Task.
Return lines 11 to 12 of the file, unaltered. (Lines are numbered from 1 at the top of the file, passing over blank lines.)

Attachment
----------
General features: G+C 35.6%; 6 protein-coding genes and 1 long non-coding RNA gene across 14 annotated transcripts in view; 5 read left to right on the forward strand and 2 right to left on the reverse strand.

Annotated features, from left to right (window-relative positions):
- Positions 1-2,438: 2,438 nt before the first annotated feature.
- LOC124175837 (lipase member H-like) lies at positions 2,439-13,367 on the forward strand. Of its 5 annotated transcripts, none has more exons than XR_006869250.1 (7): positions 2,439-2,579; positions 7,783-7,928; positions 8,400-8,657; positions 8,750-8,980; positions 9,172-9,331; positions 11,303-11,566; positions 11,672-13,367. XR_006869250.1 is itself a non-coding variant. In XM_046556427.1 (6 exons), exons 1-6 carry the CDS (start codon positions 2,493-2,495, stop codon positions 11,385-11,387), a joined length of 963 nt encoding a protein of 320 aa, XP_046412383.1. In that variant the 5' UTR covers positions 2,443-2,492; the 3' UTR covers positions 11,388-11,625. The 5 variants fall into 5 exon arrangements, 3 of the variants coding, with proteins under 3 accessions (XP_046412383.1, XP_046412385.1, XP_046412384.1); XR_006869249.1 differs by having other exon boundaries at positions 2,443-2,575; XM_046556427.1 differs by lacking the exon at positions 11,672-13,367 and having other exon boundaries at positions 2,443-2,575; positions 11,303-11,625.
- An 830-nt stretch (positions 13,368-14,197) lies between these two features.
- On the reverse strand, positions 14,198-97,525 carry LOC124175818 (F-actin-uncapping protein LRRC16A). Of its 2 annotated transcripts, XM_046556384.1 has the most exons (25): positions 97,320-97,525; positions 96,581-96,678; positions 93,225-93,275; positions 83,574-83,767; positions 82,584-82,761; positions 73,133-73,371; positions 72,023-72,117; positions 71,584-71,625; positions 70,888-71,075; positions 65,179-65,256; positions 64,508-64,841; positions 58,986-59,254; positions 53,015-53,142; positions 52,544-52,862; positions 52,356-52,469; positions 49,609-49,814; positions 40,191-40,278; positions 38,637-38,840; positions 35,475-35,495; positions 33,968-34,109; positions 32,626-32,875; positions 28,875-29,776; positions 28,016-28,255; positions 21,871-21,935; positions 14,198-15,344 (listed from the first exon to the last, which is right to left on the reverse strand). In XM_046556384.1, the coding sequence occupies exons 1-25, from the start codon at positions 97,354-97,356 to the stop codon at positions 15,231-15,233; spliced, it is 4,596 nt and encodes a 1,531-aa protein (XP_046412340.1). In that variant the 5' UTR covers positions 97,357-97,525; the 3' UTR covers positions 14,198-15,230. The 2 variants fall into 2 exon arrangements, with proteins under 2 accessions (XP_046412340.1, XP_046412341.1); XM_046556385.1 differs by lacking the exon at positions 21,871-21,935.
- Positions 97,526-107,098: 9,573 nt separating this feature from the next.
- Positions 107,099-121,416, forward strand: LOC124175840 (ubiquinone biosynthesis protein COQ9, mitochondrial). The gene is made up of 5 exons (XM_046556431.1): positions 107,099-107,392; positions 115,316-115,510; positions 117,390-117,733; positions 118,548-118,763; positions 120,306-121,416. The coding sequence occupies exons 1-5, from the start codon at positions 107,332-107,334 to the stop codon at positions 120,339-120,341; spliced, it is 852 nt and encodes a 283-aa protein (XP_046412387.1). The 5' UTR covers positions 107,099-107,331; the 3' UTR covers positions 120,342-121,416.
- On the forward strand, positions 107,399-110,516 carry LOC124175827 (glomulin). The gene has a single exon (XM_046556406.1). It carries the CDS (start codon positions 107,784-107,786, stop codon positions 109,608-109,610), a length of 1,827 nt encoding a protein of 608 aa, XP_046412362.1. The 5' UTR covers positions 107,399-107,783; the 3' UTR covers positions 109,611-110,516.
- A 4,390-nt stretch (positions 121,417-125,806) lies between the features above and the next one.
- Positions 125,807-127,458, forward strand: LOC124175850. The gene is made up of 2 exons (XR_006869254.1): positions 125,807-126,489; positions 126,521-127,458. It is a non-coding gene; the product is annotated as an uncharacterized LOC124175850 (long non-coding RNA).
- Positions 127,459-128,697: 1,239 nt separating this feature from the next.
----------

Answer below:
- Positions 125,807-127,458, forward strand: LOC124175850. The gene is made up of 2 exons (XR_006869254.1): positions 125,807-126,489; positions 126,521-127,458. It is a non-coding gene; the product is annotated as an uncharacterized LOC124175850 (long non-coding RNA).
- Positions 127,459-128,697: 1,239 nt separating this feature from the next.